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French Kissing in Public or Private? That’s an Iranian Question

July 23, 2020
Firouz Farzani
3 min read
French Kissing in Public or Private? That’s an Iranian Question

I am the father of two grown-up daughters. Simindokht is 18 and Parvindokht is 20, exactly the age for romantic fantasies and the ecstasy and anguish of first love.​ ​

Last Friday, we were all desperate for a break from TV coverage of Iran’s Covid-19 disaster, which is making us depressed and also a little paranoid, so I took my daughters to the Mellat-e-Park (known as Nation Park in English), just a stone’s throw from the state TV and radio building.​ ​

As I was putting up the badminton net, I noticed Simindokht staring at some bushes on the edge of the mini-golf course. ​I could not believe my eyes. There was a young couple making out in the most explicit way. My daughters’ flushed faces and burning cheeks showed how embarrassed they were. Without saying a word, we picked up our things and moved to the upper part of the park. There, we came across a different couple passionately French kissing, completely indifferent to their surroundings. In the center of Paris, they might have been unremarkable, but in Tehran!​ ​

The scene was impossible to ignore, so my daughters and I abandoned our badminton plans and went for a stroll and a heart-to-heart talk. They told me that almost all their female classmates at university have boyfriends, but Covid-19 is making life unbearable. The young woman live with their families who, these days, barely ever go out. With Mum and Dad always around, family flats are no longer free for an hour here and there for young lovers to be alone (empty apartments used for secret meetings and sex even have a name in Persian, “makan”).​ ​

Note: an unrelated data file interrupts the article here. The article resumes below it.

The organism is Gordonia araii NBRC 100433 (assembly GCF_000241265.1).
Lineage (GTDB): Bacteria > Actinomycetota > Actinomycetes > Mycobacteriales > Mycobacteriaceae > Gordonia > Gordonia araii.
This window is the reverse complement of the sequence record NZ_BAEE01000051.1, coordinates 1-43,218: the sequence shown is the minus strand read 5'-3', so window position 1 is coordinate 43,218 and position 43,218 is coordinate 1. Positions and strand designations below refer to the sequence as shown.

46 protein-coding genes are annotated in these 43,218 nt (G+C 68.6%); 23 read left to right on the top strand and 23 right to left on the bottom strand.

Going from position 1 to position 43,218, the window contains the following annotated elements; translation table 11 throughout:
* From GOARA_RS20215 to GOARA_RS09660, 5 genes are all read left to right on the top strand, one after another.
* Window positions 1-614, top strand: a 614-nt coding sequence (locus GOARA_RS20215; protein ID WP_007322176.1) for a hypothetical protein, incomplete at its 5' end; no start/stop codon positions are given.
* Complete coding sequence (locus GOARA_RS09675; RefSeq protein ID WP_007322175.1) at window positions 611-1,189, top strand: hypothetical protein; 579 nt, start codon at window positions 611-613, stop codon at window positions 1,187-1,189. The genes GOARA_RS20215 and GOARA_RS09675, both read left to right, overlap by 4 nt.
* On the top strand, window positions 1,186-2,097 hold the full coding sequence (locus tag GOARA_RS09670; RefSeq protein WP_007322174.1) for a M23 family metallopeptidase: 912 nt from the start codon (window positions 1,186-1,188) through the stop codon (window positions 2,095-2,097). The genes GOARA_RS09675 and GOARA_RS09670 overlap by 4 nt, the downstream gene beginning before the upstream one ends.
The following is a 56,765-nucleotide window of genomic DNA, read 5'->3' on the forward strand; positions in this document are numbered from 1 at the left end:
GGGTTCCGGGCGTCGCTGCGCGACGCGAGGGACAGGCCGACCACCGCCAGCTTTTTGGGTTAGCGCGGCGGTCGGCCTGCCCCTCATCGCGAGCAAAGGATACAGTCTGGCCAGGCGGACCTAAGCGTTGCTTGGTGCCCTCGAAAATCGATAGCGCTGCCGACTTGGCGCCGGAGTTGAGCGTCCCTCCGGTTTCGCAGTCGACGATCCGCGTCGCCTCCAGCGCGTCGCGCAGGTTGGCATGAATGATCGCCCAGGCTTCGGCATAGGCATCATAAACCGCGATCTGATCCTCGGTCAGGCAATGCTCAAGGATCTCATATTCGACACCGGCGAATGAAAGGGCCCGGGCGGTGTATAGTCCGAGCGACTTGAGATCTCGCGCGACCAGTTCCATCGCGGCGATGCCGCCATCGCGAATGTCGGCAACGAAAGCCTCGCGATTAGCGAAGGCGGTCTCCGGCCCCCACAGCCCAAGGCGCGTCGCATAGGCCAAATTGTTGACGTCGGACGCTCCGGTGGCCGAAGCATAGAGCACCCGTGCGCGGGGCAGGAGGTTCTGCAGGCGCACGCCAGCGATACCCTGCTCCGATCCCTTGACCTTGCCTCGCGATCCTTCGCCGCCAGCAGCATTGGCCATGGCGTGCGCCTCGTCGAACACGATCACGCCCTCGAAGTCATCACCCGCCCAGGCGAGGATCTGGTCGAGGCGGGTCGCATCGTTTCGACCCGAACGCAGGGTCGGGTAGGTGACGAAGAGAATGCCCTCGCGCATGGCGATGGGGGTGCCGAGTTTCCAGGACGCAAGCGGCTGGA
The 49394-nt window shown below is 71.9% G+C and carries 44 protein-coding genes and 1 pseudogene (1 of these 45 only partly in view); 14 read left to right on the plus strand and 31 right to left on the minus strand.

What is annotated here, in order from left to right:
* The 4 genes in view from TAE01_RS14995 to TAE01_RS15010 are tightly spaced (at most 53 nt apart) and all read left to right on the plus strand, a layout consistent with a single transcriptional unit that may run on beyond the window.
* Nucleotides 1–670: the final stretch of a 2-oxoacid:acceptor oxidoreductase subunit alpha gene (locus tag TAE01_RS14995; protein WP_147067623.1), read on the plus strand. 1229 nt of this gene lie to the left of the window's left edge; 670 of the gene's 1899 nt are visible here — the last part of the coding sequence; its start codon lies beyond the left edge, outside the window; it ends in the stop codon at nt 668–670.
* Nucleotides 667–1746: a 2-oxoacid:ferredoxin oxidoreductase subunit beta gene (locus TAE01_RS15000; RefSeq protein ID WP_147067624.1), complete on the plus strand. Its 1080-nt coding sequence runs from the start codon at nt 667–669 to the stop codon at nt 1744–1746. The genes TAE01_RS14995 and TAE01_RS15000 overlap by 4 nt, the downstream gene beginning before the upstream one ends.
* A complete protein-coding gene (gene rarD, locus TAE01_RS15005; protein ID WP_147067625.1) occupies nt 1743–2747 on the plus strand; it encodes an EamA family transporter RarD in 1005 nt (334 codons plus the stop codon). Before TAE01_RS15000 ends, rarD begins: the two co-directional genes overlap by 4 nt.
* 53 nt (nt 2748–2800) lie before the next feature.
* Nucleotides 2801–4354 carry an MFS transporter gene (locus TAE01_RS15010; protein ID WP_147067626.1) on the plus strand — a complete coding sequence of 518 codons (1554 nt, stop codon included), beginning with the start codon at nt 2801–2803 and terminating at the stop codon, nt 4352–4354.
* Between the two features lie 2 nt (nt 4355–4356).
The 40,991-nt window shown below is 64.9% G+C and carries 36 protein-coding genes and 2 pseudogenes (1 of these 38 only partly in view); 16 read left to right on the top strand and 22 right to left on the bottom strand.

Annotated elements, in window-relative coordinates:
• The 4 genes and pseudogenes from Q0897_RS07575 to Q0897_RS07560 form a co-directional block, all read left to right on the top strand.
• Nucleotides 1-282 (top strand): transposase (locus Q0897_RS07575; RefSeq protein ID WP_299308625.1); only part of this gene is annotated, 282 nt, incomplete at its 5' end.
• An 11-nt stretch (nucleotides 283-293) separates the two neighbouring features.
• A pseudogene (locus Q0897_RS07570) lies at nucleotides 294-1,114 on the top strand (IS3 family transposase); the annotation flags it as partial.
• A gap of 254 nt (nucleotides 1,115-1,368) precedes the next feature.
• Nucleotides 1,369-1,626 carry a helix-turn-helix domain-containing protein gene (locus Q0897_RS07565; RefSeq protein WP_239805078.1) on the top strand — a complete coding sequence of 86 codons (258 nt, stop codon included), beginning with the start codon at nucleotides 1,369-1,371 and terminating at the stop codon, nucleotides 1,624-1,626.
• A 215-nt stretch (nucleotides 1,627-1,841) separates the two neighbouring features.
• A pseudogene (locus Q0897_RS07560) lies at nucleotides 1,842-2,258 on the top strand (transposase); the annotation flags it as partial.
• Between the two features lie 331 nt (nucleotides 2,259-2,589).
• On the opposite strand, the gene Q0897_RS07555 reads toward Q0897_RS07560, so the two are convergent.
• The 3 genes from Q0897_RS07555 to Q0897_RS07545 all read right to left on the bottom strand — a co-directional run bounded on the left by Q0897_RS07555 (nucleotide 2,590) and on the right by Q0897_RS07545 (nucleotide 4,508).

Now, in the time of coronavirus, the only refuge for courting couples is public space – parks, where they hope there are no morality police.​ ​

Ever since, I’ve been thinking about how young Iranian woman seek sexual freedom. For years now, in spite of the Islamic dress code imposed on them, they have projected their sexuality by choosing to wear tight leggings under equally snug manteaux (the coat-like outer garment they’re supposed to wear) and feminine makeup. It seems to me this desire to be, and to be seen to be, sexual beings is unstoppable.​ ​

Then I realized that my daughters wanted to come to Mellat-e-Park, not for badminton, but to start this very conversation. They convinced me that my wife and I should leave our apartment now and then to give them space for romance, and some privacy with their male friends.​ 

​There’s no question this is more palatable than having them roll around with their boyfriends in the park shrubbery. I’d much prefer to meet these young men and exchange pleasantries before diplomatically disappearing. At least that way, I know who they are and can also be sure my daughters are in a safe place. ​

A photo essay on CNN’s website struck me recently. I have posted the link below. It shows how East Berliners, even in the darkest days of the Stasi, expressed and documented their most intimate selves. In these pictures you can see human beings pushing back against the suffocating norms of an oppressive state.​ ​

That’s what young Iranian lovers, women and men, are doing now too, aided and abetted by a most unlikely ally – Covid-19.​​​


Vintage photos capture the passion and restlessness of East Germany's youth​

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